Little Terns nesting near Prestatyn are protected by an electric fence

A Little Tern protects two of its chicks Little Terns will get help protecting their young in Gronant, Prestatyn due to a new electric fence being erected

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A rare colony of birds which make the Welsh coastline their home for three months a year are being protected by an electrified fence.

Denbighshire Council erected the one and a half mile fence to help a colony of Little Terns who fly into Gronant, Prestatyn from west Africa every may.

The only Little Tern colony in Wales, the birds breed on the shore before migrating south in September.

The fence becomes electrified at night to protect the birds from foxes.

In order to help the seabirds fledge their young and increase the size of the colony, Denbighshire Council erected the protective fence with the help of volunteers.

The birds, which feed on Sand Eeels, make the 4,000 mile trip from west Africa in order to nest on the shingle ridge, amongst the sand dunes in Gronant.

'Last colony'

The weather, the height of tides and levels of human disturbance all have an impact on whether the birds enjoy a successful breeding season.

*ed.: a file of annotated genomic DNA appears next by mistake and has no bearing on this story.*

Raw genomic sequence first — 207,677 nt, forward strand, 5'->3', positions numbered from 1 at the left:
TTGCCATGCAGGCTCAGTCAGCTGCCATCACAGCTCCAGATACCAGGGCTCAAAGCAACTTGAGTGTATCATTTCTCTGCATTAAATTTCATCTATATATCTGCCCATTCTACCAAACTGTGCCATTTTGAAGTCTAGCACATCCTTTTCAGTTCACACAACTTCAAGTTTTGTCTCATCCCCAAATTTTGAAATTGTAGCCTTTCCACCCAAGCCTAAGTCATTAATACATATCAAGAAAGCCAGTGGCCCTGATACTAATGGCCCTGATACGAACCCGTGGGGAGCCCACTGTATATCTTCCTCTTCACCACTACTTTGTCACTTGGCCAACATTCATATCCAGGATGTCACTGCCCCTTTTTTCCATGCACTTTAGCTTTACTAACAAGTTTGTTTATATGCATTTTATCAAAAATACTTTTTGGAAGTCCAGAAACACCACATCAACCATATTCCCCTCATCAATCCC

Wardens patrol the area by day in order to protect the birds and their offspring from the threat of predators such as foxes and Kestrels.

Eggs laid by a Little Tern The birds nest on the Welsh coast and fly back to west Africa with their young

Countryside Officer Garry Davies described the work as "vitally important".

"It's the last colony in Wales so it's vitally important and I think we need to make an effort really," said Mr Davies.

"Inevitably you're going to have some losses in helping the birds fledge, but our role is to have as few as possible. They say not to interfere with nature but we're not actively interfering, we're just lending a hand.

"What we'd like to do is develop the colony so the number of birds fledging there means the area is saturated and then then some of the birds would be forced to nest elsewhere. At the moment, we've got all our eggs in one basket."

Holiday park operator Haven helped fund the building of the fence, which safeguards other forms of wildlife including birds such as the Little Ringed Plover and the Oystercatcher according to Mr Davies.

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